But technology lobbyists do acknowledge that giving money to lawmakers' campaigns has become a matter of political necessity. "Absent campaign [finance] reform, the information technology industry needs to give money to maintain its accessibility, serve as educators, sell its case," states Marc Pearl, senior vice president of government relations at the Virginia-based Information Technology Association of America.

A review of campaign finance and lobbying records shows that the high-tech computer industry has recognized this political reality. In the first 18 months of the 1997-98 election cycle, computer companies distributed $5 million in PAC, soft money and individual contributions to federal candidates and the national parties - a 78 percent increase from the last midterm election cycle. Spending on lobbying expenses is also up from $13.3 million in the first six months of 1997 to $17.2 million in the first six months of 1998.

Major players in the pending Microsoft antitrust suit have all beefed up their lobbying operations. Sun Microsystems and Netscape each paid the firm of Verner, Liipfert $20,000 in 1998 to lobby on ensuring fair competition within the industry. Sun's lobbying expenditures have also more than tripled this year since the same period in both 1997 and 1996. Compaq Computer spent $40,000 in the first six months of 1996 and 1997 but boasts spending $759,000 between January and June of 1998. Newcomers to the lobbying scene include Cisco Systems and Yahoo!, which opened its own Washington offices in 1998, and Technet, which hired the firm of Mayer, Brown & Platt.

Microsoft, the focus of the antitrust trial, has made some dramatic political moves in the 1997-98 election cycle. Its campaign giving has more than quadrupled to almost $1 million this election cycle, from $235,000 in the 1996 elections. And the money is now going to a different party: 54 percent of Microsoft's donations in 1995-96 went to Democrats and 63 percent in 1997-98 went to Republicans. The software giant also has hired GOP-connected lobbyists such as former Republican National Chairman Haley Barbour, Barbour, Griffith & Rodgers earned $280,000 from Microsoft in the first half of 1998, second only to Preston, Gates et. al. Microsoft employs nine lobbying firms, more than any other computer company.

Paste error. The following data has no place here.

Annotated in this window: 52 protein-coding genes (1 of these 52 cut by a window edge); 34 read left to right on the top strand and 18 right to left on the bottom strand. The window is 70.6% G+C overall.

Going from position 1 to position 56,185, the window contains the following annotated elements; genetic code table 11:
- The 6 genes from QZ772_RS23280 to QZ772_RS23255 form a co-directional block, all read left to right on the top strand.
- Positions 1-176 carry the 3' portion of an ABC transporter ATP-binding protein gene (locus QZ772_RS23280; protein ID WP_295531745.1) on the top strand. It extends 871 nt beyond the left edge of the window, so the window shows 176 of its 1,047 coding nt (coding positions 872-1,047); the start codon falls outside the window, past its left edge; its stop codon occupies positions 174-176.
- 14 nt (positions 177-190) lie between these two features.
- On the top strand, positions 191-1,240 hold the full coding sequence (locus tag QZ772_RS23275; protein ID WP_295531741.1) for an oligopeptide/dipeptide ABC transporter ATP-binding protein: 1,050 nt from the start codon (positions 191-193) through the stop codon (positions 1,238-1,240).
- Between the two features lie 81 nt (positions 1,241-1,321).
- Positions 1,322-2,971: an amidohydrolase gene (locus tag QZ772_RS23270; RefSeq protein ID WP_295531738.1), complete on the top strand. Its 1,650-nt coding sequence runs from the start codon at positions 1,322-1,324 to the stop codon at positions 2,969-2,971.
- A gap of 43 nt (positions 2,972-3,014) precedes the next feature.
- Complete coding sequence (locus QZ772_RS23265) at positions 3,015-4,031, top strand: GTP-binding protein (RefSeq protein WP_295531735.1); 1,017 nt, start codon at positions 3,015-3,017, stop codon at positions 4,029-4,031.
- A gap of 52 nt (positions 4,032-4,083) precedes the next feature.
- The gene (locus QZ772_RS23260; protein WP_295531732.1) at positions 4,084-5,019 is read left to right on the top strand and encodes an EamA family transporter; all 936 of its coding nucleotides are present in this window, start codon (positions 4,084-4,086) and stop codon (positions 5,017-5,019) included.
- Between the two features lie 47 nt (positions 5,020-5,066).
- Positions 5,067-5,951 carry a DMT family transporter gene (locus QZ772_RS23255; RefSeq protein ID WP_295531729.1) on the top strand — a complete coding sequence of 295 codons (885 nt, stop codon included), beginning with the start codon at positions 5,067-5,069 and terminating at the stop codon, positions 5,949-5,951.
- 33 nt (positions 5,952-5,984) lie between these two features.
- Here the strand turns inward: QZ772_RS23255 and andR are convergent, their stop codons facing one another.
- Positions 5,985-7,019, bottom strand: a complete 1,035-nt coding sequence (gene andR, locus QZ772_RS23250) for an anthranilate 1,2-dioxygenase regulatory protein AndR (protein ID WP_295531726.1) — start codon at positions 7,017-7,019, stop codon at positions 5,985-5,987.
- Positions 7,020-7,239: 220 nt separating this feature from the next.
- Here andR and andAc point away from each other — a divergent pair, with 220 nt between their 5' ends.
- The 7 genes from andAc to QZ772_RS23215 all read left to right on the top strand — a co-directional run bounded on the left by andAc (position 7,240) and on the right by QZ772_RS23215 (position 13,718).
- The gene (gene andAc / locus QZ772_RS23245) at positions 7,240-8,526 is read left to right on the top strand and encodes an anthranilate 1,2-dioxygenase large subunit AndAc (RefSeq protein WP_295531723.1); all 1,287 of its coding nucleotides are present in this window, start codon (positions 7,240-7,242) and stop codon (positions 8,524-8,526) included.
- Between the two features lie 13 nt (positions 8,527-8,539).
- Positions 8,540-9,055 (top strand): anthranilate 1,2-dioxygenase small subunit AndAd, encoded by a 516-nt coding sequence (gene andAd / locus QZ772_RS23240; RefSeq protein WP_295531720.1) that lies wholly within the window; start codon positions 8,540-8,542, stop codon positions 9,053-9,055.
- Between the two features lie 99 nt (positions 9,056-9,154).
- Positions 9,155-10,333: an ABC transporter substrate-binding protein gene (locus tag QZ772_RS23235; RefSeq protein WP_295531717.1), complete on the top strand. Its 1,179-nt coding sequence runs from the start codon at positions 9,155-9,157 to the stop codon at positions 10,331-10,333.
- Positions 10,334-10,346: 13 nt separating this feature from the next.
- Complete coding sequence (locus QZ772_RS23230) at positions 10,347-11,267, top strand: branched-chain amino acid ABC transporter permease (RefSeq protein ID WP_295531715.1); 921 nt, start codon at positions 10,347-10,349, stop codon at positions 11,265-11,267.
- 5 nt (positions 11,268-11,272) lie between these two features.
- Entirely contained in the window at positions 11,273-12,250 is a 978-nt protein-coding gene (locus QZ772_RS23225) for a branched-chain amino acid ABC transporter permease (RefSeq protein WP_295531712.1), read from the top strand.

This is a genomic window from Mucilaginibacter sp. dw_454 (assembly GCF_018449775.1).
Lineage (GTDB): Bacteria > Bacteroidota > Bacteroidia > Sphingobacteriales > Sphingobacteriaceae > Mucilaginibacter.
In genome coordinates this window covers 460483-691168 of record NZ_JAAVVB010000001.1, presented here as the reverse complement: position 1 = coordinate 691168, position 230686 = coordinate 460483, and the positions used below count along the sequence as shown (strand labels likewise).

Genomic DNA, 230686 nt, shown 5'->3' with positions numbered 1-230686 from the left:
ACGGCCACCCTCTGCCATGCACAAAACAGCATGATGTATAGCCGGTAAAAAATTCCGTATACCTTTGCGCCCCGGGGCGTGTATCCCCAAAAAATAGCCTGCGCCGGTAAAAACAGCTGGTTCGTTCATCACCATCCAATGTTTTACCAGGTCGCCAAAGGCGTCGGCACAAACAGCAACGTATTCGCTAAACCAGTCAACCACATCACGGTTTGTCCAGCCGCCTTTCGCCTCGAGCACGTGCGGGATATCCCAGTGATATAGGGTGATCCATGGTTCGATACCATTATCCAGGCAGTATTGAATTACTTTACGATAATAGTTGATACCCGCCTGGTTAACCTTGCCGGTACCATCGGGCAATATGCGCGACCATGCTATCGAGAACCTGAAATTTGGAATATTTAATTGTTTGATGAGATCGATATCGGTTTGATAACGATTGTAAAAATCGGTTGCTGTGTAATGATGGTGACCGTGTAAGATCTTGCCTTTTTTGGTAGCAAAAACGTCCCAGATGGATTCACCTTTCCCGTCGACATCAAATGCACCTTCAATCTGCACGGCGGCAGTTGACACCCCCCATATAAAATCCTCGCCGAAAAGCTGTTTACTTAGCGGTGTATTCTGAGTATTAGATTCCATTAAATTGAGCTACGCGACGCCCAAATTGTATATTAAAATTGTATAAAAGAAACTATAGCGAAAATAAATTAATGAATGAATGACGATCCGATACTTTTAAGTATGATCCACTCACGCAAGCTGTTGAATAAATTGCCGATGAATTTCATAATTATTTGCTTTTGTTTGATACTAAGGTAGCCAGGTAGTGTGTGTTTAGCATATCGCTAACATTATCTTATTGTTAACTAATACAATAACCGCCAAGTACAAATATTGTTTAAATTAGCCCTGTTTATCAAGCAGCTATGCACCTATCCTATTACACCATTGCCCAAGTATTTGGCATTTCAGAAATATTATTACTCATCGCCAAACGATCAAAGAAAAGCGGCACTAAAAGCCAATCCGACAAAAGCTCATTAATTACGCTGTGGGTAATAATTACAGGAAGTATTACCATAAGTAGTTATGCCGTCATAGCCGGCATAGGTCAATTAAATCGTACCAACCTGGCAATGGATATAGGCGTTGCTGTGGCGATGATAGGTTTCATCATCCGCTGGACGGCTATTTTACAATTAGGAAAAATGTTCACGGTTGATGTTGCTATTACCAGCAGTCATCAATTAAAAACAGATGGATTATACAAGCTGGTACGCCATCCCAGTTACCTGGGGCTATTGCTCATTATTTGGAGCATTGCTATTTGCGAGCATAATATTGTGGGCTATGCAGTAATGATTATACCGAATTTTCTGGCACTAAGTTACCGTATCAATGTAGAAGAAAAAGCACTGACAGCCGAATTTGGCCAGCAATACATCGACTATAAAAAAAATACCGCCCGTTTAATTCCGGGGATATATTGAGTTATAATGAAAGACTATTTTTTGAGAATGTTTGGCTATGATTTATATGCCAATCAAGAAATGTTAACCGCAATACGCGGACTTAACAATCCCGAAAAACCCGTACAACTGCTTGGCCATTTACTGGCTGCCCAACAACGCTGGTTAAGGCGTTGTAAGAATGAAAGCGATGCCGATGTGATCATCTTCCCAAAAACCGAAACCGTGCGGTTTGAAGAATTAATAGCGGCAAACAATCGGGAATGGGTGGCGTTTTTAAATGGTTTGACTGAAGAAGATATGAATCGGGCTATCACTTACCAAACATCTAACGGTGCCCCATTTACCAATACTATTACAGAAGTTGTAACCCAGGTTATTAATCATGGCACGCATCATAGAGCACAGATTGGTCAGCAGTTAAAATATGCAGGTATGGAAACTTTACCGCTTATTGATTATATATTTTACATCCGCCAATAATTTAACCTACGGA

While Microsoft is a relative newcomer to Capitol Hill's influence industry, IBM has long had a Washington presence and was the top computer company lobbying spender in both 1996 and 1997. But the company does not have a political action committee nor does it contribute soft money. It spends its energy on grassroots activities, mobilizing employees in congressional districts.

Next on the legislative agenda for the industry: dealing with the Year 2000 problem, privacy issues including encryption, online service provider liability and making permanent the research and development tax credit. As more and more people in the United States use their Internet connections to research, communicate and shop, the computer industry is poised to use its growing political connections to make sure the government does not stand in its way.

- Jennifer Shecter